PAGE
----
My fellow job seekers: I am honored to be among the first to congratulate you on completing your years at North Carolina A&T. But all of you should know: as Mother's Daygifts go, this one is going to be tough to beat in the years ahead.
The purpose of a commencement speaker is to dispense wisdom. But the older I get, the more I realize that the most important wisdom I've learned in life has come from my mother and my father. Before we go any further, let's hear it one more time for your mothers and mother figures, fathers and father figures, family, and friends in the audience today.
When I first received the invitation to speak here, I was the CEO of an $80 billion Fortune 11 company with 145,000 employees in 178 countries around the world. I held that job for nearly six years. It was also a company that hired its fair share of graduates from North Carolina A&T. You could always tell who they were. For some reason, they were the ones that had stickers on their desks that read, "Beat the Eagles."
But as you may have heard, I don't have that job anymore. After the news of my departure broke, I called the school, and asked: do you still want me to come and be your commencement speaker?
Chancellor Renick put my fears to rest. He said, "Carly, if anything, you probably have more in common with these students now than you did before." And he's right. After all, I've been working on my resume. I've been lining up my references. I bought a new interview suit. If there are any recruiters here, I'll be free around 11.
I want to thank you for having me anyway. This is the first public appearance I've made since I left HP. I wanted very much to be here because this school has always been set apart by something that I've believed very deeply; something that takes me back to the earliest memories I have in life.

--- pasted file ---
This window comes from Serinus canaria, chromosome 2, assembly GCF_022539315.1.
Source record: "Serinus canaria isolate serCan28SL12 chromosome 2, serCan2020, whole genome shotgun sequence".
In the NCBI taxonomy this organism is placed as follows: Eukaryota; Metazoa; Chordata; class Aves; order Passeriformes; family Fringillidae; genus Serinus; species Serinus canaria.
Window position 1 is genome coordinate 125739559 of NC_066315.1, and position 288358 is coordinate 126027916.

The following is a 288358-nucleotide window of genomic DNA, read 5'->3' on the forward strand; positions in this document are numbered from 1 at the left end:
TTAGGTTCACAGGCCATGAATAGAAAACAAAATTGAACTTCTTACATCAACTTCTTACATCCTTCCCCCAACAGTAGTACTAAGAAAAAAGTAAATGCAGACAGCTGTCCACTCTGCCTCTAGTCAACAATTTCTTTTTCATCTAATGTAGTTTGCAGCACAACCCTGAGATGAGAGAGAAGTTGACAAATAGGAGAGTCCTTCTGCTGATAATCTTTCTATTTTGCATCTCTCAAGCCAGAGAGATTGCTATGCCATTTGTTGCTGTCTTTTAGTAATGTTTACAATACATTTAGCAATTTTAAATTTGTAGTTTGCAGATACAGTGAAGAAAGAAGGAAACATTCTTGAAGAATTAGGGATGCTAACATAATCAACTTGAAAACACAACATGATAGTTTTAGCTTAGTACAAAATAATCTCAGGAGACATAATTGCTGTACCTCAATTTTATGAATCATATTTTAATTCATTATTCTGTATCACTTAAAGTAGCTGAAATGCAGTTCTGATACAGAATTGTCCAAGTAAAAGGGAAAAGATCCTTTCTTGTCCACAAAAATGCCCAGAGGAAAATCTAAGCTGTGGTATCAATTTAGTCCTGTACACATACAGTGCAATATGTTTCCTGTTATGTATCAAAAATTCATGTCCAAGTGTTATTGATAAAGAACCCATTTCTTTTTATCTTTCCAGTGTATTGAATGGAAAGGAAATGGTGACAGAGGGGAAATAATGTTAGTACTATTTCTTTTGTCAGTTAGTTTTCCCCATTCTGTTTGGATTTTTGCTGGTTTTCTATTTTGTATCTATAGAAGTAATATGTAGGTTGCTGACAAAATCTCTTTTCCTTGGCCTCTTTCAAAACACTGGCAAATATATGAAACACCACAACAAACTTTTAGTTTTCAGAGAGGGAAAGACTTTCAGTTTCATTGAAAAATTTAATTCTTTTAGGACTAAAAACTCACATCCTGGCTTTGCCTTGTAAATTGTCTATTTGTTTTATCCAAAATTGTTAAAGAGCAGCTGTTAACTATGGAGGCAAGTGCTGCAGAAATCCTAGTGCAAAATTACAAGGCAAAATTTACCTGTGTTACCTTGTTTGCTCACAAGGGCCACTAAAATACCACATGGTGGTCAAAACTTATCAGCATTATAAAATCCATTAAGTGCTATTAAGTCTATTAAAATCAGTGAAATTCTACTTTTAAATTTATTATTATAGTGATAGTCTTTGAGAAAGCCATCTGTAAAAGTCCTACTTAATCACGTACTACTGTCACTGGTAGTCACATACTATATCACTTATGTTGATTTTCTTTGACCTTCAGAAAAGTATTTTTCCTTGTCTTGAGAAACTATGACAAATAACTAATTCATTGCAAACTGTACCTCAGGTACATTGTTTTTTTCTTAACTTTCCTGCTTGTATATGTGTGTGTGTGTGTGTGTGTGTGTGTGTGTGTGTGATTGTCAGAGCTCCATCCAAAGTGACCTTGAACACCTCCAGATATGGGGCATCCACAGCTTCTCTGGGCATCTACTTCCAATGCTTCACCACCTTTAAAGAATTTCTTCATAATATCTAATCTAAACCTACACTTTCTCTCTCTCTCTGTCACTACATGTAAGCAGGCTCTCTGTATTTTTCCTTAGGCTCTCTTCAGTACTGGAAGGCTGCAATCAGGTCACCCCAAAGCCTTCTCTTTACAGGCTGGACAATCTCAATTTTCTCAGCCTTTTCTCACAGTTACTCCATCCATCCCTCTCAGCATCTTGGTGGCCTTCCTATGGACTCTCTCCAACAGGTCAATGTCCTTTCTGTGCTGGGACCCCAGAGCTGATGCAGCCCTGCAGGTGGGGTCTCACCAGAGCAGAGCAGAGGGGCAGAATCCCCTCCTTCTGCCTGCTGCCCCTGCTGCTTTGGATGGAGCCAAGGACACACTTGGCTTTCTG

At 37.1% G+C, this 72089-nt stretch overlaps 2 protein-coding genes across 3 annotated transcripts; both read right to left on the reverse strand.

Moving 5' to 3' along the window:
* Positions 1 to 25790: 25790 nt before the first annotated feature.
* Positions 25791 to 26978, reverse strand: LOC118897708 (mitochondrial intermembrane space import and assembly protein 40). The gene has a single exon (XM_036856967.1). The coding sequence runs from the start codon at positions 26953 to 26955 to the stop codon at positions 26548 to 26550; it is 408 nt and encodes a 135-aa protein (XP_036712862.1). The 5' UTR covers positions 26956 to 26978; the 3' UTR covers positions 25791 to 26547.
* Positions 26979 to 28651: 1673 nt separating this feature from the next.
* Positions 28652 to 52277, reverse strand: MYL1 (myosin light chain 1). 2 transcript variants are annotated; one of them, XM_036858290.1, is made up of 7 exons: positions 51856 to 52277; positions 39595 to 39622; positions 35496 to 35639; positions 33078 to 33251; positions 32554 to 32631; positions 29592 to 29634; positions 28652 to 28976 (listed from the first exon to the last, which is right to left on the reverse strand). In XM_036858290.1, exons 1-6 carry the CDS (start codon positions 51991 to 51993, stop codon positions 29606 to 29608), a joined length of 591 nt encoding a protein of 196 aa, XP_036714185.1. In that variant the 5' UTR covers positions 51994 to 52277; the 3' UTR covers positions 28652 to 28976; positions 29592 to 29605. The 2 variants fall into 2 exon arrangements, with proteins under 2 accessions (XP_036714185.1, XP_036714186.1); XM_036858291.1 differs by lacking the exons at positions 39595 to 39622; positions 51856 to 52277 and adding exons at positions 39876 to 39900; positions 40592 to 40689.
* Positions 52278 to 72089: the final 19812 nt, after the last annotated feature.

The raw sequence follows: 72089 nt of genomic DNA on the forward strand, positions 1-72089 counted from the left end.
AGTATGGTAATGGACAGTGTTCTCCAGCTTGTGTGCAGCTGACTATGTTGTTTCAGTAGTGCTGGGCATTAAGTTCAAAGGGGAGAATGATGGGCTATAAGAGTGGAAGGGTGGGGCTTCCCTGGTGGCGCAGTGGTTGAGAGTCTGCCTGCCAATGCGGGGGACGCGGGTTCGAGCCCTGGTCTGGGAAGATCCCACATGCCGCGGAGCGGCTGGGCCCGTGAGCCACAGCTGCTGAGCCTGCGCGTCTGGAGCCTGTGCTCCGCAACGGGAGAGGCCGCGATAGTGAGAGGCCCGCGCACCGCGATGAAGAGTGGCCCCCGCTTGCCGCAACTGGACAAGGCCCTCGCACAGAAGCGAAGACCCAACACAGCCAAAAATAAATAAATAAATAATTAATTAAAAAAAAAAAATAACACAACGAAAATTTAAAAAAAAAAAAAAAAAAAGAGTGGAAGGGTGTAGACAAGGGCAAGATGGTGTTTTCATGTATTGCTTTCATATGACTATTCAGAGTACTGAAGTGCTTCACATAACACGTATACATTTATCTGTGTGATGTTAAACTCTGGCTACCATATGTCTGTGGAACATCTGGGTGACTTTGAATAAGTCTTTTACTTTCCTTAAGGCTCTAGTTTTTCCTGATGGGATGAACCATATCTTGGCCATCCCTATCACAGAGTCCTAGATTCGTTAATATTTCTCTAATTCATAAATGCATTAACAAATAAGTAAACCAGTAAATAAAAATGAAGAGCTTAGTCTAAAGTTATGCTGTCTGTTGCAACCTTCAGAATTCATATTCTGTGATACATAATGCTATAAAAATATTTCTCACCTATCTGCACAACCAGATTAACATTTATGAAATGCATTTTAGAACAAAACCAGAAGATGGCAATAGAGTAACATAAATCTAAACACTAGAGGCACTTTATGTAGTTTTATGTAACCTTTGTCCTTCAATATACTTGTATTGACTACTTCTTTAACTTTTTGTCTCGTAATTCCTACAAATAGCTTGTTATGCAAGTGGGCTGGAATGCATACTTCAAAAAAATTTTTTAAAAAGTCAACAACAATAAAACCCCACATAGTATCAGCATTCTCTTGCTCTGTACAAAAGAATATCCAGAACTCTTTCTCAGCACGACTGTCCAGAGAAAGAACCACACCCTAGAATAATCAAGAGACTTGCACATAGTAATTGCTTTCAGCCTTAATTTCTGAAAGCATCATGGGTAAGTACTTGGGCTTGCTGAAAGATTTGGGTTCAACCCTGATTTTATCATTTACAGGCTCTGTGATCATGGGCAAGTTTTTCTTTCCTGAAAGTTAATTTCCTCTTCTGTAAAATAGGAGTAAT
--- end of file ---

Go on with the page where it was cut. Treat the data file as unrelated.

One day at church, my mother gave me a small coaster with a saying on it. During my entire childhood, I kept this saying in front of me on a small desk in my room. In fact, I can still show you that coaster today. It says: "What you are is God's gift to you. What you make of yourself is your gift to God."
Those words have had a huge impact on me to this day. What this school and I believe in very deeply is that when we think about our lives, we shouldn't be limited by other people's stereotypes or bigotry. Instead, we should be motivated by our own sense of possibility. We should be motivated by our own sense of accomplishment. We should be motivated by what we believe we can become. Jesse Jackson has taught us; Ronald McNair taught us; the Greensboro Four taught us; that the people who focus on possibilities achieve much more in life than people who focus on limitations.
The question for all of you today is: how will you define what you make of yourself?
To me, what you make of yourself is actually two questions. There's the "you" that people see on the outside. And that's how most people will judge you, because it's all they can see what you become in life, whether you were made President of this, or CEO of that, the visible you.
But then, there's the invisible you, the "you" on the inside. That's the person that only you and God can see. For 25 years, when people have asked me for career advice, what I always tell them is don't give up what you have inside. Never sell your soul. Because no one can ever pay you back.
What I mean by not selling your soul is don't be someone you're not, don't be less than you are, don't give up what you believe, because whatever the consequences that may seem scary or bad -- whatever the consequences of staying true to yourself are -- they are much better than the consequences of selling your soul.